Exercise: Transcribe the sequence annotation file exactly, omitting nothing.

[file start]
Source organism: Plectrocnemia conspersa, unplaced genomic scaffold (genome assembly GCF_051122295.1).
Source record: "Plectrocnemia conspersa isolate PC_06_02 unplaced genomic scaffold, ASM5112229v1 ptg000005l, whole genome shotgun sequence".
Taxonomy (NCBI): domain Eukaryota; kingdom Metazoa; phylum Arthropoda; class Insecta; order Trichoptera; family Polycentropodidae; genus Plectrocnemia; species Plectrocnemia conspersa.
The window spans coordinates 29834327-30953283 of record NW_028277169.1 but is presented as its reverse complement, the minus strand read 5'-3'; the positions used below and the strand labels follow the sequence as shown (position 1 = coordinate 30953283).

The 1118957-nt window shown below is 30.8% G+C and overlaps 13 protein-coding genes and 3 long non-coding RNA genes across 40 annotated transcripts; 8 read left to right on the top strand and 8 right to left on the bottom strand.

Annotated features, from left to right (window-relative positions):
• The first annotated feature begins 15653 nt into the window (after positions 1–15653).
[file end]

Source organism: Plectrocnemia conspersa, unplaced genomic scaffold (genome assembly GCF_051122295.1).
Source record: "Plectrocnemia conspersa isolate PC_06_02 unplaced genomic scaffold, ASM5112229v1 ptg000005l, whole genome shotgun sequence".
Taxonomy (NCBI): domain Eukaryota; kingdom Metazoa; phylum Arthropoda; class Insecta; order Trichoptera; family Polycentropodidae; genus Plectrocnemia; species Plectrocnemia conspersa.
The window spans coordinates 29834327-30953283 of record NW_028277169.1 but is presented as its reverse complement, the minus strand read 5'-3'; the positions used below and the strand labels follow the sequence as shown (position 1 = coordinate 30953283).

The 1118957-nt window shown below is 30.8% G+C and overlaps 13 protein-coding genes and 3 long non-coding RNA genes across 40 annotated transcripts; 8 read left to right on the top strand and 8 right to left on the bottom strand.

Annotated features, from left to right (window-relative positions):
• The first annotated feature begins 15653 nt into the window (after positions 1–15653).